c. General.

It is proposed to consider the subject under these three heads.

21. Before Landing.

The outstanding lesson learnt was the need for dispatching complete units in the first follow up and not dividing them into roughly two halves between convoys 2 .and 3. This precaution had been taken to avoid the risk of the total loss of the unit, but it is now seen that by dividing the unit or units among several ships of the same convoy the same insurance against total loss is achieved. The advantages are that in the early stages of any campaign the maximum amount of Y cover is necessary as no other day to day source of intelligence exists, and also that the enemy being less security minded when his plans are interfered with, more is given away, all of which may be of exceeding value as the campaign develops. Considerable pressure would have to be exercised on the branch responsible for loading tables, but the advantages of a complete Y unit to the formation commander are such that the highest priority for its inclusion entire should be obtainable.

22. After Landing.

a. Assignment.

As 5 Corps did not land in the first follow up, the Corps Y unit (B-type Section) was attached to 78 Div H.Q. This arrangement worked extremely well, and the smallness of the Div I Staff was compensated by one of the I.O.’s of the Section estimating the value of Y intelligence in terms of I(a). Whenever the same problem arises, it is recommended that the Corps B-type Section be attached to the senior Division acting in quasi Corps role until such time as Corps H.Q. have landed. This is preferable to keeping the unit back until Corps H.Q. have landed partly for the reasons mentioned in para. 21 and partly because no Y unit can produce intelligence the moment it sets up house. This is due to the necessity for sorting the traffic heard (since all major wireless bands are full of’ traffic, much of which can be, heard even when the transmitter is many hundreds of miles away). The two mobile D/F trucks now part of every B-type Section have a considerable part to play in this preliminary sorting process.

b. B-type Section (1942).

The revised B-type Section (1942) is an undoubted improvement on the 1941 edition. This has only been partly evident so far, as the Section with 5 Corps is on the old establishment as regards personnel and transport but on the new one as regards equipment. Had the Section been completely on the new establishment it would undoubtedly have produced more; if not better, results. The strain on too few operators coping with increased sets has resulted in a certain amount of: sickness-due to overkeenness on their part.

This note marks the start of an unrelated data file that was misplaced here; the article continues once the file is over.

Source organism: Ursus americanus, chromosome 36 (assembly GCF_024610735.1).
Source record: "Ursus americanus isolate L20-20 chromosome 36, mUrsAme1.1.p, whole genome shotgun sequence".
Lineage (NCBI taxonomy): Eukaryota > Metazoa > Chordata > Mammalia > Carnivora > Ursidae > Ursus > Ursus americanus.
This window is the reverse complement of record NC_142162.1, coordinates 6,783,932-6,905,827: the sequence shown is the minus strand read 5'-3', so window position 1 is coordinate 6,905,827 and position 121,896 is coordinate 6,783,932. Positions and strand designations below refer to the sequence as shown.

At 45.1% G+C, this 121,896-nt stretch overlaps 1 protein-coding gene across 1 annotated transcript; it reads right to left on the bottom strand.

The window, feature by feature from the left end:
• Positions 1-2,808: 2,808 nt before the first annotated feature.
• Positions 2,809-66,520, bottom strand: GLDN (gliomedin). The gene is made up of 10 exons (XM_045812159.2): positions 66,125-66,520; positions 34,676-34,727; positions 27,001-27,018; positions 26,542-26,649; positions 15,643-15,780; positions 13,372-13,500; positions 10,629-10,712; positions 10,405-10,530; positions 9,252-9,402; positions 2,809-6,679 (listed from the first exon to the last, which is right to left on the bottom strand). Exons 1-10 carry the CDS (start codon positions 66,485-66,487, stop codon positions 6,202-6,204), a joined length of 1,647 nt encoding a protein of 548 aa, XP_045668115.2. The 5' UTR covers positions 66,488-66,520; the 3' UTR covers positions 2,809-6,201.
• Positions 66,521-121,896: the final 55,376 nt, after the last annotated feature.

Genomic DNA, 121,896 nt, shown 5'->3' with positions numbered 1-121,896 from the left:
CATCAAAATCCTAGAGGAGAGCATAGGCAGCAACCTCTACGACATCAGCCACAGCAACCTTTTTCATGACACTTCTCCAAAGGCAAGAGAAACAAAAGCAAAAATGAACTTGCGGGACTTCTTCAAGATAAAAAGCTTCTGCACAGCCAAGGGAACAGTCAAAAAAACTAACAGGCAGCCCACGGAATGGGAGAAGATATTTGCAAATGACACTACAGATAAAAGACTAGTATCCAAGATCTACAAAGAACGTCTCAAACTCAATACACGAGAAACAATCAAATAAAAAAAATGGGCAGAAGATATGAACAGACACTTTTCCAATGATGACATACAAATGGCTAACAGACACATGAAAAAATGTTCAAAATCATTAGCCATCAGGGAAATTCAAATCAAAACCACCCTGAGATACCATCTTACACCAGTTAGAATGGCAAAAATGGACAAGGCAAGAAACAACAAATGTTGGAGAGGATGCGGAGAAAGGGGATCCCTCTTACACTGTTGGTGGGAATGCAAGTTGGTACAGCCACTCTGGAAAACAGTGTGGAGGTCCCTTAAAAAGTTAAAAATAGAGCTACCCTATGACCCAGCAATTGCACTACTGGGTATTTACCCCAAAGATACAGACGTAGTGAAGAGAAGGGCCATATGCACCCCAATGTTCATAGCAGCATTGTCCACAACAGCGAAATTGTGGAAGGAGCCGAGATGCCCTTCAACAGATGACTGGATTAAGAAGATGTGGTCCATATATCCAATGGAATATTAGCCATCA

c. Communications.

The need for adequate communications facilities between all Sections of the Y Service cannot sufficiently be stressed. Y must be provided with its own W/T communications as quite apart from the need for passing intelligence (in high grade cypher) it cannot function properly unless technical information is continually passing between all its units and I(s) at higher levels. The normal Signals channels can sometimes cope with the intelligence side, rarely with the technical information which is often required in the form of “question and answer”.

A further point is that communication should be authorized from the start with G.H.Q. of adjacent theater or theaters. Owing to special cyphers for Y intelligence issued to this H.Q. not being made available to G.H.Q. Middle East, much valuable assistance from Mideast in the early stages could not be received.

d. Siting of Units.

The siting of Y units provided many difficulties owing to the mountainous nature of the ground. Not until recently has a general move forward of higher formations taken place so that the problem has constantly been where to site units so that they fulfill their two main functions

(1) of taking the traffic required.

(2) of passing it in shortest time to the Intelligence Branch of the formation to which assigned.

The only general answer possible is that units may have to be sited near a lower formation than is customary, reporting over their own links to the higher formation to which they belong. (The alternative of a Signal Center does not work well in practice as the lines are usually overloaded no matter what priority is assigned to Y units.)

23. General.

The following points of a more general application are grouped together for convenience though not necessarily inter-related.

a. Inclusion of ‘veterans’.